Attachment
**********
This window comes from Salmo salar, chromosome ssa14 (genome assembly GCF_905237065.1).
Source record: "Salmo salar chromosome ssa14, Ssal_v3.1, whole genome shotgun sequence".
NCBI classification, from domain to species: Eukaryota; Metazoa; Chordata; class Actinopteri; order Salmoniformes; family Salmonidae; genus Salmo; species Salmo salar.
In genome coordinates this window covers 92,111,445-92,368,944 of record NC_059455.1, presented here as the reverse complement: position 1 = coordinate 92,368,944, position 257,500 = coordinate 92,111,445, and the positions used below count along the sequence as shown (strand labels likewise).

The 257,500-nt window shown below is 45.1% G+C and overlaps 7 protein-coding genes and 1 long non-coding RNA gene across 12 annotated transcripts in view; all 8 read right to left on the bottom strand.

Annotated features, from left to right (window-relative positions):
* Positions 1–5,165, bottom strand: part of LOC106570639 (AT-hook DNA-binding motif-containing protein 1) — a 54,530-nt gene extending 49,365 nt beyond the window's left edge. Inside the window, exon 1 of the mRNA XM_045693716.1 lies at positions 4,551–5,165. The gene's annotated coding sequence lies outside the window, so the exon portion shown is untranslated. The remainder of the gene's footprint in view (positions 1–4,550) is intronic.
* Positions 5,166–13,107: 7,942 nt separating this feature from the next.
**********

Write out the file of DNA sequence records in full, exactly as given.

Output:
This window comes from Salmo salar, chromosome ssa14 (genome assembly GCF_905237065.1).
Source record: "Salmo salar chromosome ssa14, Ssal_v3.1, whole genome shotgun sequence".
NCBI classification, from domain to species: Eukaryota; Metazoa; Chordata; class Actinopteri; order Salmoniformes; family Salmonidae; genus Salmo; species Salmo salar.
In genome coordinates this window covers 92,111,445-92,368,944 of record NC_059455.1, presented here as the reverse complement: position 1 = coordinate 92,368,944, position 257,500 = coordinate 92,111,445, and the positions used below count along the sequence as shown (strand labels likewise).

The 257,500-nt window shown below is 45.1% G+C and overlaps 7 protein-coding genes and 1 long non-coding RNA gene across 12 annotated transcripts in view; all 8 read right to left on the bottom strand.

Annotated features, from left to right (window-relative positions):
* Positions 1–5,165, bottom strand: part of LOC106570639 (AT-hook DNA-binding motif-containing protein 1) — a 54,530-nt gene extending 49,365 nt beyond the window's left edge. Inside the window, exon 1 of the mRNA XM_045693716.1 lies at positions 4,551–5,165. The gene's annotated coding sequence lies outside the window, so the exon portion shown is untranslated. The remainder of the gene's footprint in view (positions 1–4,550) is intronic.
* Positions 5,166–13,107: 7,942 nt separating this feature from the next.